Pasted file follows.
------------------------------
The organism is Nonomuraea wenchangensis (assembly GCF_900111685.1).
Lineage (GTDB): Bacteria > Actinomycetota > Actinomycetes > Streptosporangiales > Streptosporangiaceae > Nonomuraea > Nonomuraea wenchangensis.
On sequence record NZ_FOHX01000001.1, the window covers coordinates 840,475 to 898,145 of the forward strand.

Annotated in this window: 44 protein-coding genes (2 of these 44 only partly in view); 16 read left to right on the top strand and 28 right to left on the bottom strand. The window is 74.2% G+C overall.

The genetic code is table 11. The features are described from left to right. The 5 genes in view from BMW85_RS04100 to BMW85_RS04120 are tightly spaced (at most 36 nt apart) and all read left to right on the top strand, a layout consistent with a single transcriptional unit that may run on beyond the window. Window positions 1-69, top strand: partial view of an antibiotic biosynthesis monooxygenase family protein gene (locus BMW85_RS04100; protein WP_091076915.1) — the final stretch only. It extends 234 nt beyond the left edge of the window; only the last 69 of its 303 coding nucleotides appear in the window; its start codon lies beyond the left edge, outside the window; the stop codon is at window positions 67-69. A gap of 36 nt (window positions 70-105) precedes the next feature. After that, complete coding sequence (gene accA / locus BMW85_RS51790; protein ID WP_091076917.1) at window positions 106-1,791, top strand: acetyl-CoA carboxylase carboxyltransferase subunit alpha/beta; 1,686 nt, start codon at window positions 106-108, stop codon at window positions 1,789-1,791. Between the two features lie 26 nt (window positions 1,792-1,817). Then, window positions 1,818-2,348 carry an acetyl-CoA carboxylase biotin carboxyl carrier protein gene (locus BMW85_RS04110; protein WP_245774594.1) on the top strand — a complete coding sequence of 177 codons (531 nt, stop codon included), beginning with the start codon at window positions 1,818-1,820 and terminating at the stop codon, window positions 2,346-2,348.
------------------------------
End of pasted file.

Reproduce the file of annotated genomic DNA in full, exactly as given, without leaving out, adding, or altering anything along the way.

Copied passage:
The organism is Nonomuraea wenchangensis (assembly GCF_900111685.1).
Lineage (GTDB): Bacteria > Actinomycetota > Actinomycetes > Streptosporangiales > Streptosporangiaceae > Nonomuraea > Nonomuraea wenchangensis.
On sequence record NZ_FOHX01000001.1, the window covers coordinates 840,475 to 898,145 of the forward strand.

Annotated in this window: 44 protein-coding genes (2 of these 44 only partly in view); 16 read left to right on the top strand and 28 right to left on the bottom strand. The window is 74.2% G+C overall.

The genetic code is table 11. The features are described from left to right. The 5 genes in view from BMW85_RS04100 to BMW85_RS04120 are tightly spaced (at most 36 nt apart) and all read left to right on the top strand, a layout consistent with a single transcriptional unit that may run on beyond the window. Window positions 1-69, top strand: partial view of an antibiotic biosynthesis monooxygenase family protein gene (locus BMW85_RS04100; protein WP_091076915.1) — the final stretch only. It extends 234 nt beyond the left edge of the window; only the last 69 of its 303 coding nucleotides appear in the window; its start codon lies beyond the left edge, outside the window; the stop codon is at window positions 67-69. A gap of 36 nt (window positions 70-105) precedes the next feature. After that, complete coding sequence (gene accA / locus BMW85_RS51790; protein ID WP_091076917.1) at window positions 106-1,791, top strand: acetyl-CoA carboxylase carboxyltransferase subunit alpha/beta; 1,686 nt, start codon at window positions 106-108, stop codon at window positions 1,789-1,791. Between the two features lie 26 nt (window positions 1,792-1,817). Then, window positions 1,818-2,348 carry an acetyl-CoA carboxylase biotin carboxyl carrier protein gene (locus BMW85_RS04110; protein WP_245774594.1) on the top strand — a complete coding sequence of 177 codons (531 nt, stop codon included), beginning with the start codon at window positions 1,818-1,820 and terminating at the stop codon, window positions 2,346-2,348.